Animal Evolution and Diversity
Health and Animal Evolution and Diversity
More Rodents, Please
We sometimes hear about nasty diseases for which we don't have cures, like Lyme disease and the Hantavirus. There are lots of ways to tackle these problems, but one lies a bit outside the usual medical arena.
Some diseases are spread through contact with animal carriers. A tick with Lyme disease bites a mouse and the mouse gets infected. The Lyme disease causing bacteria gets into new ticks when they bite an infected animal. Eventually, an infected tick bites a human and the human gets Lyme disease.
We haven't yet found a way to get rid of Lyme disease once a person is infected. Getting rid of infected ticks or mice is hard, as is keeping them away from people. There might be another way.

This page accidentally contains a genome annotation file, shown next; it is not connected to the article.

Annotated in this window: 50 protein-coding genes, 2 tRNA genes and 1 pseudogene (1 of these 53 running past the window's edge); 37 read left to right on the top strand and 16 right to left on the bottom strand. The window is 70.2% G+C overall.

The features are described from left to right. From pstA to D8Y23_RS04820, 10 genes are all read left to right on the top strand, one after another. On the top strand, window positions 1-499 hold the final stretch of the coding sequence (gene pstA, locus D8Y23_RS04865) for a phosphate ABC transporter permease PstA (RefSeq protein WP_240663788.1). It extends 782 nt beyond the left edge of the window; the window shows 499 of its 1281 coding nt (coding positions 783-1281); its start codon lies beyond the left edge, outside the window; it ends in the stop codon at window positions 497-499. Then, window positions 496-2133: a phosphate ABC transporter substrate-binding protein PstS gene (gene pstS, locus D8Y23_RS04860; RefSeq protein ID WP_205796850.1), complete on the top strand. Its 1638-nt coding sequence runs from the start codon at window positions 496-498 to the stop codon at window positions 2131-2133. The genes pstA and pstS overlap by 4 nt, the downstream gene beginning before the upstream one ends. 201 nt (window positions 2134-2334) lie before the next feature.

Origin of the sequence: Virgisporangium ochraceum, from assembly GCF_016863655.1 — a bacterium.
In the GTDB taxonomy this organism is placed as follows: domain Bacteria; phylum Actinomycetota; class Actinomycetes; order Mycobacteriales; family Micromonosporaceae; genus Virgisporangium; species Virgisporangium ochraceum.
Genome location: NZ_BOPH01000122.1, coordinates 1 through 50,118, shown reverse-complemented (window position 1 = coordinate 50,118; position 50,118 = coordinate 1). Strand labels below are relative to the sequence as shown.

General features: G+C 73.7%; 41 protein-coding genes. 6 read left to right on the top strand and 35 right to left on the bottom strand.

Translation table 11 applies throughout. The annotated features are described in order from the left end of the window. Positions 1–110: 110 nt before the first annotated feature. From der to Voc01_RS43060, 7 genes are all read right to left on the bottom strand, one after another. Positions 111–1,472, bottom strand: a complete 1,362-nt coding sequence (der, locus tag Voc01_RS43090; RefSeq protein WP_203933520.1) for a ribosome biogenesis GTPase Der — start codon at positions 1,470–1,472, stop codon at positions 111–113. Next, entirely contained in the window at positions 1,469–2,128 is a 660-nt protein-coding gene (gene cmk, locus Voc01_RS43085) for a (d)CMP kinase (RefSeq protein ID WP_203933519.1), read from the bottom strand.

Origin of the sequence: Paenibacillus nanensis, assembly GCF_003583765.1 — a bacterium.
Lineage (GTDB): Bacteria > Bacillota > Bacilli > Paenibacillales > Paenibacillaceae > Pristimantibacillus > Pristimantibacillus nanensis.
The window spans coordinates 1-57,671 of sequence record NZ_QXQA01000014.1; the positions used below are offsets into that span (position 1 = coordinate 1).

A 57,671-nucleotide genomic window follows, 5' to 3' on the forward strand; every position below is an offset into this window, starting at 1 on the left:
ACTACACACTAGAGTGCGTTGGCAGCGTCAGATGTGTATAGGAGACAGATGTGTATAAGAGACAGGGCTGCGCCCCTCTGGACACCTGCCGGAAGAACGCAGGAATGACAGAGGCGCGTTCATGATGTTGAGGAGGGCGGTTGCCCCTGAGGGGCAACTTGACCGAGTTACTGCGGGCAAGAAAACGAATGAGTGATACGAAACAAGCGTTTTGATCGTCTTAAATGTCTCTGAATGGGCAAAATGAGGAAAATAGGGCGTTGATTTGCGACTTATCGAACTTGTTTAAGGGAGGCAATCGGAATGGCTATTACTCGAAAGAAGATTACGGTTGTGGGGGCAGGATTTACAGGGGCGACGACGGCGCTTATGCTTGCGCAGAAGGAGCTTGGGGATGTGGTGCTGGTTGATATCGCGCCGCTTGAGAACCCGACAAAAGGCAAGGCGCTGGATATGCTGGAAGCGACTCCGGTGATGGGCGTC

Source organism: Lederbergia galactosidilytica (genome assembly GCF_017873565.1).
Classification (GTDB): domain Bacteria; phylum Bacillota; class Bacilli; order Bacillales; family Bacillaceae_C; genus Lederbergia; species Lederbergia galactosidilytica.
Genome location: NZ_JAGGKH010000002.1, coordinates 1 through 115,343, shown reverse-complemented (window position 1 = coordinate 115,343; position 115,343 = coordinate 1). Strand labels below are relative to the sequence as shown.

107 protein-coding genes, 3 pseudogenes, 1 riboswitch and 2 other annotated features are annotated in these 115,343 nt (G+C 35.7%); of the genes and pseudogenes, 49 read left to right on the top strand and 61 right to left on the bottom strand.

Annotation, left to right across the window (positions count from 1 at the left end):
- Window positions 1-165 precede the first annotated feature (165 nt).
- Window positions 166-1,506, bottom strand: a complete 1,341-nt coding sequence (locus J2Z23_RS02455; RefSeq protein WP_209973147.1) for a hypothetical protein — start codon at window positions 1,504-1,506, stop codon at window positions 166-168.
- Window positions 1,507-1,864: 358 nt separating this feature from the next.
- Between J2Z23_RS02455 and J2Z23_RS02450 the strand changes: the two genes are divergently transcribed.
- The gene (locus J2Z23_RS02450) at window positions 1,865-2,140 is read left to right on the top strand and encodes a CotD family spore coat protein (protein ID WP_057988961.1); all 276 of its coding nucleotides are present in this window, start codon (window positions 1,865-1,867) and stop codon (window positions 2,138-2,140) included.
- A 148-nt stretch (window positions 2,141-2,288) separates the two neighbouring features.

Studies are showing that loses in biodiversity correlate with increased spread of certain diseases. When there are lots of different kinds of animals, the ones that are good carriers are less prominent. In the Lyme disease case, ticks have more chance of biting hosts that can't carry the disease if there are plenty of other kinds of animals around besides mice.
The Hantavirus is another example. This virus is spread between small mammal species, but doesn't affect all related species. When there are a variety of animals around, there seems to be a lower incidence of the disease. When there are lots of other kinds of animals around, infected animals just may not come in contact with as many animals of their species and so can't spread the disease as fast.
In this case, more rodents, at least more kinds of rodent, is a good thing for our health.